On Thursday, 26th of November, Minister for Further and Higher Education Simon Harris announced that surveys will be carried out to research harassment, sexual harassment and bullying of both students and staff in Third Level colleges and universities. Erin Killoran explores why there’s a need for these surveys.
Minister for Further and Higher Education Simon Harris recently announced that surveys will be carried out to research harassment, sexual harassment and bullying of both students and staff in Third Level colleges and universities. These are being carried out in order to tackle the ongoing harassment issue in higher education institutions. During an Irish University Association event, Harris said: “ These action plans will involve, the implementation of systems that record the number of incidents of bullying, intimidation or harassment including sexual harassment.”
This announcement follows a letter written by Harris to the presidents of these colleges outlining plans to implement zero tolerance for bullying and sexual harassment in all of these institutions throughout the country.
The survey is due to begin next year, where the Higher Education Authority will be closely linked to Third Level institutions.
Speaking to TheCity.ie, former counsellor Siobhan Carroll said: “I think it’s very important that this survey is conducted, therefore if an issue arises, it can be dealt with accordingly.”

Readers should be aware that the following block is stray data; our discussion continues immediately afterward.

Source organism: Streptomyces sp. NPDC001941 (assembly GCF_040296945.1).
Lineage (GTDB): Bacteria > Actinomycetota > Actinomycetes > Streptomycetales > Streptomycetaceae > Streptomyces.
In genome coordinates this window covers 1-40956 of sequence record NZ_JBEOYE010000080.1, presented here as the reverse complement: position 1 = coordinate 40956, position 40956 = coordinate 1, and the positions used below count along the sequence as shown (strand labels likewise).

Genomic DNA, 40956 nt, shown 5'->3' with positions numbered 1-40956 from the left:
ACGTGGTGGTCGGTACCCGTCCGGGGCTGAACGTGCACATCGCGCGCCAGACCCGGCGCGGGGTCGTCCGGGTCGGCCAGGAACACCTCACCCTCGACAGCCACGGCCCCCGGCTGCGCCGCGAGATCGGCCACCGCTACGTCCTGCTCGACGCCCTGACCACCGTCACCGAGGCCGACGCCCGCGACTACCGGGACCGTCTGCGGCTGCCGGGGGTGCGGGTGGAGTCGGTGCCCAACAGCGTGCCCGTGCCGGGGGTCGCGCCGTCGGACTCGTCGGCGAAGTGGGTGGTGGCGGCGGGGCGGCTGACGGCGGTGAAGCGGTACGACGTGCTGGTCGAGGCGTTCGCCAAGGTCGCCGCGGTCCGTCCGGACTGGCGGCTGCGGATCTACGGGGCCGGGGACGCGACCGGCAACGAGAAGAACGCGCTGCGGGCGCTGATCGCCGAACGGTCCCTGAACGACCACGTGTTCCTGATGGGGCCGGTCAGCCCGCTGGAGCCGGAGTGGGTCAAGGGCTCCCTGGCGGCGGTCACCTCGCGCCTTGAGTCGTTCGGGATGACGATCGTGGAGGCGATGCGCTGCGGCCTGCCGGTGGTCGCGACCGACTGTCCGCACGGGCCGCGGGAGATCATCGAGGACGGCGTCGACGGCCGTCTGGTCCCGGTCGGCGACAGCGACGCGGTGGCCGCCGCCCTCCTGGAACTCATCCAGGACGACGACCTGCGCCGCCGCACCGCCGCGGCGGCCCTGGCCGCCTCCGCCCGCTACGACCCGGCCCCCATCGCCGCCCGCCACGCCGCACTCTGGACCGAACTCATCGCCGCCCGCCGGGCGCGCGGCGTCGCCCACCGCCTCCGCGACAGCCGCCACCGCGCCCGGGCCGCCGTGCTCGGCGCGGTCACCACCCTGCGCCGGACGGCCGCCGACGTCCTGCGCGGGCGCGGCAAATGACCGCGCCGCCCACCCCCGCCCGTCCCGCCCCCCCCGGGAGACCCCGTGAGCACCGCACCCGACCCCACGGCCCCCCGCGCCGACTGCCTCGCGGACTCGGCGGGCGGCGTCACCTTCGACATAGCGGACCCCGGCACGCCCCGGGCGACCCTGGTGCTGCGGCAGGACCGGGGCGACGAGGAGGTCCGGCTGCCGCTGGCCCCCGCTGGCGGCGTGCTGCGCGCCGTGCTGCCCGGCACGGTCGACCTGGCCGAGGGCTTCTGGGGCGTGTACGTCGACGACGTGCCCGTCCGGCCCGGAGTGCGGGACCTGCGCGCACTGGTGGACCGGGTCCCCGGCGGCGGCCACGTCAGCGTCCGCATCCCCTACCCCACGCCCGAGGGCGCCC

According to a study carried out by National Bullying For Educational Statistics, 20.2% of higher education students report experiencing bullying. Carroll said: “Being bullied in college or in your workplace can have long lasting effects into later life, which can in some cases, have detrimental effects on these victims.
“People assume that bullying is just a childhood experience. In order to fully address this problem, we need to destigmatize bullying in adulthood.”
Former student Shannon Jordan said: “I was bullied throughout the entirety of my two year course, which made me dread going in each day. However, this wasn’t from one of my peers, it was a tutor of mine.”
Describing her experience, she said: “I tried to ignore it in the beginning, but there was a point when I accepted it and realised that I was constantly being picked on by this person. To this day I regret never reporting this behaviour, because they made me miserable every day for two full years.”
If you are experiencing harassment or sexual harassment, ensure to report this to your college, or alternatively there are plenty of helplines available to listen to regarding your experience and any concerns that you may have.
Jordan spoke about her hope for this survey: “If these figures are documented and reported, I’d like to see if colleges and universities will implement ways to stop this kind of behaviour from occurring and it could also encourage others to come forward and report what they are going through.”
The overall impact and result of this survey will not be determined until next year, but hopefully there will be a positive impact and it will bring us one step closer to a zero tolerance attitude for bullying and harassment in Third Level institutions.
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